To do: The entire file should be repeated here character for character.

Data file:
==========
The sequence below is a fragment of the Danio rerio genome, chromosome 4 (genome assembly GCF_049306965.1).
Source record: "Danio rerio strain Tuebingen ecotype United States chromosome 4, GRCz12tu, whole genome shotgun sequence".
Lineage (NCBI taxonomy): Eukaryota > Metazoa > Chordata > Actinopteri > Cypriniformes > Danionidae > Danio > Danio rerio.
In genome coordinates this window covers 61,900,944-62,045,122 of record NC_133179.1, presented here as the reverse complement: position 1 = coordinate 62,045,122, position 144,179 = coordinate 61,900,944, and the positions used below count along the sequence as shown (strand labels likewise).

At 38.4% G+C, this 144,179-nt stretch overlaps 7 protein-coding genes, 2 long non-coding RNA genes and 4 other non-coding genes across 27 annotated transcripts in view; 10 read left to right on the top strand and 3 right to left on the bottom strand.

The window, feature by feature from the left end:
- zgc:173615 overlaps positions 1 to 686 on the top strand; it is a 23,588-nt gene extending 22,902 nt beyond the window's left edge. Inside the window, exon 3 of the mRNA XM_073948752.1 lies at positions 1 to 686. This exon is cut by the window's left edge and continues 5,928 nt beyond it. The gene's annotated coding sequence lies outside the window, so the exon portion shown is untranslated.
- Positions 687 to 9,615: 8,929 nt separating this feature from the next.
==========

The sequence below is a fragment of the Danio rerio genome, chromosome 4 (genome assembly GCF_049306965.1).
Source record: "Danio rerio strain Tuebingen ecotype United States chromosome 4, GRCz12tu, whole genome shotgun sequence".
Lineage (NCBI taxonomy): Eukaryota > Metazoa > Chordata > Actinopteri > Cypriniformes > Danionidae > Danio > Danio rerio.
In genome coordinates this window covers 61,900,944-62,045,122 of record NC_133179.1, presented here as the reverse complement: position 1 = coordinate 62,045,122, position 144,179 = coordinate 61,900,944, and the positions used below count along the sequence as shown (strand labels likewise).

At 38.4% G+C, this 144,179-nt stretch overlaps 7 protein-coding genes, 2 long non-coding RNA genes and 4 other non-coding genes across 27 annotated transcripts in view; 10 read left to right on the top strand and 3 right to left on the bottom strand.

The window, feature by feature from the left end:
- zgc:173615 overlaps positions 1 to 686 on the top strand; it is a 23,588-nt gene extending 22,902 nt beyond the window's left edge. Inside the window, exon 3 of the mRNA XM_073948752.1 lies at positions 1 to 686. This exon is cut by the window's left edge and continues 5,928 nt beyond it. The gene's annotated coding sequence lies outside the window, so the exon portion shown is untranslated.
- Positions 687 to 9,615: 8,929 nt separating this feature from the next.